My wife and I are in the process of adopting a baby girl, known affectionately as ‘Squish’ here at the Daily Dad until her adoption is finalised.

In this regular column, I am sharing the ins and outs of parenting a newborn and the joys and challenges of adoption.

Enjoy this week’s edition of ‘The Adventures of Squish’.

The Blessing of Kids at Christmas

This year will be the first time Angie and I celebrate Christmas with our little Squish in tow.

With less than a week to go before Christmas — but lots of fun Yuletide memories already made as a family of three — I have been reflecting on how having a baby in the picture has broadened my view of Christmas.

Here are a few of my thoughts. I wonder if you can relate to any of them?

The Value of Traditions

Angie and I have lived quite transient lives lately, having moved between four different homes since 2020. As such, it has been difficult to establish many regular Christmas traditions. But the ones we have kept are priceless — and the best part is that Squish now gets to be part of them.

Our traditions include hanging stockings, with three now on the mantle; baking so many cookies and slices we have to give them away to our neighbours; and Angie finding a new decoration for our Christmas tree that marks a significant event from the year just been — in this case, one that features Angie, Squish and me as a family of three.

Joined by Angie’s parents, we also recently walked a nearby neighbourhood festooned with brilliant Christmas lights — with Squish bundled up and in her carrier, eyes wide at the overwhelming sights.

We can’t wait to make cinnamon rolls and open Christmas presents with Squish before church on Christmas Day.

And of course, there will be Christmas Eve dinner and Christmas Day lunch with Angie’s extended family — including Squish’s two doting older cousins.

Remembering how magical Christmas was for me as a child, it is exciting to be able to do the same for our baby and set the tone for her for many years to come. As the popular saying goes, Christmas is for children.

The Meaning of Carols

I have always loved Christmas carols. Among my all-time favourites are O Holy Night (especially the little-known version by Jeremy and Kimberly Sorensen) and Hark! The Herald Angels Sing (check out this lively rendition by Matt Maher).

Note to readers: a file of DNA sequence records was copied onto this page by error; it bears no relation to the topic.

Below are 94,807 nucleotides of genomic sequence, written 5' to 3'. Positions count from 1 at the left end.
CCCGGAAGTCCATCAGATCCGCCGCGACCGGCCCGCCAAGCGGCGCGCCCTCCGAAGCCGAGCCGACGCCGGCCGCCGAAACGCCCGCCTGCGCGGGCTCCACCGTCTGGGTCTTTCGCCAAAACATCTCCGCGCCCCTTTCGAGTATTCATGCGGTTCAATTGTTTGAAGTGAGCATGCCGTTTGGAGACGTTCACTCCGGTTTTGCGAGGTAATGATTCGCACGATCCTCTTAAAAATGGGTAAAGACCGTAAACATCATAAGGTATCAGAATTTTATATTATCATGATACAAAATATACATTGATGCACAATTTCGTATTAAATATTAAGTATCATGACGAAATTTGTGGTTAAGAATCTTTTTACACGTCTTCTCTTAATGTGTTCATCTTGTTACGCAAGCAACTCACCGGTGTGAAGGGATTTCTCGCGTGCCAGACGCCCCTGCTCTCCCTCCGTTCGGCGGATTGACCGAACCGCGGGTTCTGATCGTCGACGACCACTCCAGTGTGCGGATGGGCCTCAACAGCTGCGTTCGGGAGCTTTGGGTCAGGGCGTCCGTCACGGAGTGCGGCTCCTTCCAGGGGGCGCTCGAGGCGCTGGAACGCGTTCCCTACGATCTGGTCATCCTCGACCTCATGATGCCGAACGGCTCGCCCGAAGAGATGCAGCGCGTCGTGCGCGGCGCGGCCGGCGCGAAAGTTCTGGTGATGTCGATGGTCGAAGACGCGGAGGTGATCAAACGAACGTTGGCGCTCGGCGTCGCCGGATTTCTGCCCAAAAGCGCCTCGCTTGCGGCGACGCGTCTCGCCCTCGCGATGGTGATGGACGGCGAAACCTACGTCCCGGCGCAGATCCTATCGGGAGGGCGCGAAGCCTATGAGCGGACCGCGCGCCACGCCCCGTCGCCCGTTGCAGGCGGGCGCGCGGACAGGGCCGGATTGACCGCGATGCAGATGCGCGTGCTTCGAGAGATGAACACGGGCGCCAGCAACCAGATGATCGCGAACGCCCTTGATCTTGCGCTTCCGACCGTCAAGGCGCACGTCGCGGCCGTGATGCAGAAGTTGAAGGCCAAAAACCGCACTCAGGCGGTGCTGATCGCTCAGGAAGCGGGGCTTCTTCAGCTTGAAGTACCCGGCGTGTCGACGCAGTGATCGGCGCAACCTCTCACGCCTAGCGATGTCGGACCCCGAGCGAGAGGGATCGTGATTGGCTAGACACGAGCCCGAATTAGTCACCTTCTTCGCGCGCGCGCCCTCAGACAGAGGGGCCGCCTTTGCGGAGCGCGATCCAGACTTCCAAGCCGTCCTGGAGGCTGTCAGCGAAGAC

If I am honest, however, there are some carols that have never appealed to me that other people seem to love. Away in a Manger and Silent Night are examples that come to mind.

But these two songs make for great lullabies, so I have been singing them to Squish the last few nights before bed. And suddenly, they have taken on a whole new meaning.

As my good friend Warwick Marsh has mused, “If there is one thing children understand, it’s birthdays. The birthday of Jesus is no exception.”

Singing these two carols to Squish has helped me think about Christmas through the eyes of a child for the first time in decades. And it’s a beautiful thing.

The Reason for the Season

This year, I have not just been thinking about Christmas through the eyes of a child. I have also become much more aware that the main character of the Christmas story is a child: Jesus.

Honestly, the little baby in the manger can sometimes get lost among all the shepherds, wise men and angels — not to mention His parents, Mary and Joseph, who both play leading, heroic roles in the drama.

And not to mention all the tinsel and commercialism we have added to Christmas in the centuries since.

When I look at Squish at Christmas time, I am reminded that God didn’t send a mighty monarch or military figure to save the world. He sent an innocent, helpless little baby. It is truly an incredible revelation.

As the heavenly host announced to the shepherds, “For unto you is born this day in the city of David a Saviour, which is Christ the Lord.”

What a humble God! And what a beautiful season to celebrate His arrival into our world.

So, from Angie, Squish and me, have a very Merry Christmas!

___

Image via Unsplash.

Published On: December 21st, 20230 CommentsTags: , , , , , , ,

About the Author: Kurt Mahlburg

Kurt Mahlburg is Canberra Declaration's Research and Features Editor. He hosts his own blog at Cross + Culture and is also a contributor at the Spectator Australia, MercatorNet, Caldron Pool and The Good Sauce. Kurt is also a published author. His book Cross and Culture: Can Jesus Save the West? provides a rigorous analysis of the modern malaise in Western society and how Jesus provides the answer to the challenges before us. Kurt has a particular interest in speaking the truths of Jesus into the public square in a way that makes sense to a secular culture and that gives Christians courage to do the same. Kurt has also studied architecture, has lived for two years in remote South-East Asia, and among his other interests are philosophy, history, surf, the outdoors, and travel. He is married to Angie.

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